This volume provides a critical and stimulating overview of research on Non-governmental Organisations (NGOs). While it notes that the definition of NGOs is contested, and can include both business and national groups, it focuses primarily on international NGOs engaged with human rights, social and environmental concerns, and aid and development issues.
The Handbook of Research on NGOs features contributions from Peter Willetts, Tom Davies, Bob Reinalda, Jutta Joachim and other key international authors. It provides readers with a series of thought provoking essays on both the general aspects of NGOs and significant issues of particular concern.
This Handbook places NGOs in both historical and contemporary contexts, making it a valuable read for academics and research students seeking a detailed survey of the field. NGO practitioners looking to understand their operating environment in greater depth would also benefit from reading this important book.
‘This very timely volume systematically analyses the roles of, and illustrates the range of issues addressed by, the array of NGOs that have burgeoned in recent decades as increasingly competent citizens aspire to shape international policy and practice, and as demands for governance exceed the capacities of national governments.’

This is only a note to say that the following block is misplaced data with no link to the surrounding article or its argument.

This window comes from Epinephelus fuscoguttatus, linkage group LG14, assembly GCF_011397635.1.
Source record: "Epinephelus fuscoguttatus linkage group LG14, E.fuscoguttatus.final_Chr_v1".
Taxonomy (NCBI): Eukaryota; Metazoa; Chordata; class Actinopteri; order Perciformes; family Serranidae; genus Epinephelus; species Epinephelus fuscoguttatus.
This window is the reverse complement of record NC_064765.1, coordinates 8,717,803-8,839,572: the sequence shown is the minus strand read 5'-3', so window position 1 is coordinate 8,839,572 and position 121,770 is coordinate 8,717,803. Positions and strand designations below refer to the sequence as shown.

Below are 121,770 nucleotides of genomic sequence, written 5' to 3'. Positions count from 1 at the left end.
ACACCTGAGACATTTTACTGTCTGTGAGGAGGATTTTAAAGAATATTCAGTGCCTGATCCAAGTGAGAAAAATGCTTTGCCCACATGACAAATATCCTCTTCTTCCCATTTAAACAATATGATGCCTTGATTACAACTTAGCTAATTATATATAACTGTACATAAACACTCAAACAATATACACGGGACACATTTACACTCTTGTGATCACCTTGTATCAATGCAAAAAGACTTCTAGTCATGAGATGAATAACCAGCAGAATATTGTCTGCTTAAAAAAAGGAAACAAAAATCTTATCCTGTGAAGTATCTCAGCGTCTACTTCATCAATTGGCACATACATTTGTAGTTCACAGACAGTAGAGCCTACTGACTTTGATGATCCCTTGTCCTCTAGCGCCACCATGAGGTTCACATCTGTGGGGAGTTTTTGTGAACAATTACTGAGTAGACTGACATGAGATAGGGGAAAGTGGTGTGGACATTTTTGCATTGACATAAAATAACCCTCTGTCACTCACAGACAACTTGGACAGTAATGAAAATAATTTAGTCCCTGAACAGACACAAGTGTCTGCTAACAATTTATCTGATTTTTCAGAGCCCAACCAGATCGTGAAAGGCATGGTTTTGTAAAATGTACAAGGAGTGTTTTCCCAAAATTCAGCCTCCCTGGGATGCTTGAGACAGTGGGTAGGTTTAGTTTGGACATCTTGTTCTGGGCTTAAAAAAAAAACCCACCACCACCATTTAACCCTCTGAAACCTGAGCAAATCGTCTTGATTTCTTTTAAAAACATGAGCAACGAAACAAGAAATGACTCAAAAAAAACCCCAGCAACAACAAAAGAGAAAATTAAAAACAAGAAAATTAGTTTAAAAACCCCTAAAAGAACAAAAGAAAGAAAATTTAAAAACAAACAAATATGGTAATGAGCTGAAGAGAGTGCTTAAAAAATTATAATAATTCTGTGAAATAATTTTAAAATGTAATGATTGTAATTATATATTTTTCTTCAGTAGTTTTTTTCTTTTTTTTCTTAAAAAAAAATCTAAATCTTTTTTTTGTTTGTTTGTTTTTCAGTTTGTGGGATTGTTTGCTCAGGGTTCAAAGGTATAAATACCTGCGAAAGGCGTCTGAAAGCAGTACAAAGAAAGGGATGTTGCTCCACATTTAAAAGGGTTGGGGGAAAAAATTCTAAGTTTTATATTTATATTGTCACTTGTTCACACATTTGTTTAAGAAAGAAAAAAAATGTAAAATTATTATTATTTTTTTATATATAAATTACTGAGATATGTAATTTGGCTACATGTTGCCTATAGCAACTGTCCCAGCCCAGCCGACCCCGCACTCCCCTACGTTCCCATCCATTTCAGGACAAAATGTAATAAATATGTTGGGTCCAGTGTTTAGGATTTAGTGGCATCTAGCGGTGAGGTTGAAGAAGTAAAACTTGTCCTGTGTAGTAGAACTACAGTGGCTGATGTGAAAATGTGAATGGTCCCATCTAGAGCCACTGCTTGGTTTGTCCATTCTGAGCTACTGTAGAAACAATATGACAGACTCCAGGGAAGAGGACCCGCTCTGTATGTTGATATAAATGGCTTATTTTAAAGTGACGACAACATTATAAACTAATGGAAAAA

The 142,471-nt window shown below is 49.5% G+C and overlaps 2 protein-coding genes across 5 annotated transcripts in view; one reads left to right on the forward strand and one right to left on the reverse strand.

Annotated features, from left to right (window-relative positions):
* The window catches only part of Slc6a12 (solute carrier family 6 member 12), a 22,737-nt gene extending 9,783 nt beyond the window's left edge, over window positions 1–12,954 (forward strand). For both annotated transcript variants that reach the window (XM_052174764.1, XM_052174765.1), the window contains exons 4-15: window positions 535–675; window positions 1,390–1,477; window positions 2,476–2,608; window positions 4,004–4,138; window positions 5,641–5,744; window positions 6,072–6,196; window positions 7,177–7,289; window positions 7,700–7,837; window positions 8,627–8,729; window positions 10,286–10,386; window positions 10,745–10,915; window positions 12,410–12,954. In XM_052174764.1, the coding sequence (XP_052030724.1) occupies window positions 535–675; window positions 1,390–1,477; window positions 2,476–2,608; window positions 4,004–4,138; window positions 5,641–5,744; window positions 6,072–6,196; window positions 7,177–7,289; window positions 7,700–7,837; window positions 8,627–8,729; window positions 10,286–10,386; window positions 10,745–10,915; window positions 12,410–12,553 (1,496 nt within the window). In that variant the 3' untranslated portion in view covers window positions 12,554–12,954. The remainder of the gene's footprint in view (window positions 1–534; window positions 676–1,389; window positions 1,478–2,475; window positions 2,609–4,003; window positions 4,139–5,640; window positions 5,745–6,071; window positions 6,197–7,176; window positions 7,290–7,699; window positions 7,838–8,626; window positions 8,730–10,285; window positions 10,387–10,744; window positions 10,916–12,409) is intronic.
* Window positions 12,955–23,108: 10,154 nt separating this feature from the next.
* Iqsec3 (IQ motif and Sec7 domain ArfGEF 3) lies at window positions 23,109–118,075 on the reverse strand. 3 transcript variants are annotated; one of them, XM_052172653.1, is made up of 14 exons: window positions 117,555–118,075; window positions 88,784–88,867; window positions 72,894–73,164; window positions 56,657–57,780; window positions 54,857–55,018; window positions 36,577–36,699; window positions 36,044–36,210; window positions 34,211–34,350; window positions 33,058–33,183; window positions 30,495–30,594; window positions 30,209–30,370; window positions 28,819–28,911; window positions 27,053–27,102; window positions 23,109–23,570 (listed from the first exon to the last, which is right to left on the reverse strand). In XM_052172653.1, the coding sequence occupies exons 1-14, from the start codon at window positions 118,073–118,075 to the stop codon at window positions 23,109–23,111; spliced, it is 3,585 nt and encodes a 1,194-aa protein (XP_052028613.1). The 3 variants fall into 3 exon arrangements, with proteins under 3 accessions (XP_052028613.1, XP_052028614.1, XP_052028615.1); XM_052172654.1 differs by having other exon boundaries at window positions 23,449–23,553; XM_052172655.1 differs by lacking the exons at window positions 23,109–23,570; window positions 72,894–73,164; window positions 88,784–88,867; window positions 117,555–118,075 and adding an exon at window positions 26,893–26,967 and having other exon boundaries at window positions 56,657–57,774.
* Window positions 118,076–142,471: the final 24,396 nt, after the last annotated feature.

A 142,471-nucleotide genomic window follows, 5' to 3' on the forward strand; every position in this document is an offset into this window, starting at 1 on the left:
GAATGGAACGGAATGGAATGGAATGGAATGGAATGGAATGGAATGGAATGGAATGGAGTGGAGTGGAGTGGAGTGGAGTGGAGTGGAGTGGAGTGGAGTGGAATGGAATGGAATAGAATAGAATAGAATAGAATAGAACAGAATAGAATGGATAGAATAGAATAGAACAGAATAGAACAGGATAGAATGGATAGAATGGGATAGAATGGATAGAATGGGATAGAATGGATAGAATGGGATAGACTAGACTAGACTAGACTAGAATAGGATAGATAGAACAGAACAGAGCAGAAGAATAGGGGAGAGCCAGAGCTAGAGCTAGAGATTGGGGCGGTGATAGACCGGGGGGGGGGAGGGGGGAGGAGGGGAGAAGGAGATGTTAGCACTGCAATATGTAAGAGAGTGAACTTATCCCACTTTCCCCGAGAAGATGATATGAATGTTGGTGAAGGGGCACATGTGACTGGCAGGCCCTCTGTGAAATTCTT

– Christopher Rootes, University of Kent, UK
‘This book provides just what a Handbook should: key debates concerning international NGOs and global politics; au courant insights and sources; and topnotch contributors from around the world. For those seeking orientation – or re-orientation – to the study of NGOs, one could not ask for a better guide.’
– Clifford Bob, Duquesne University, US
Contributors: E.A. Bloodgood, T. Davies, T. Doyle, A. Elbra, H. Elsenhans, P. Fountain, F. Gale, J. Greenwood, C. Hsu, J. Joachim, M. Juul Petersen, A. Kellow, K. Martens, A. Mihr, H. Murphy-Gregory, D. Redeker, B. Reinalda, K. Ronit, J. Siméant-Germanos, A.C. Vakil, H. Warnecke-Berger, P. Willetts.
Edited by Aynsley Kellow, Professor Emeritus of Government, University of Tasmania and Hannah Murphy-Gregory, Lecturer, University of Tasmania, Australia.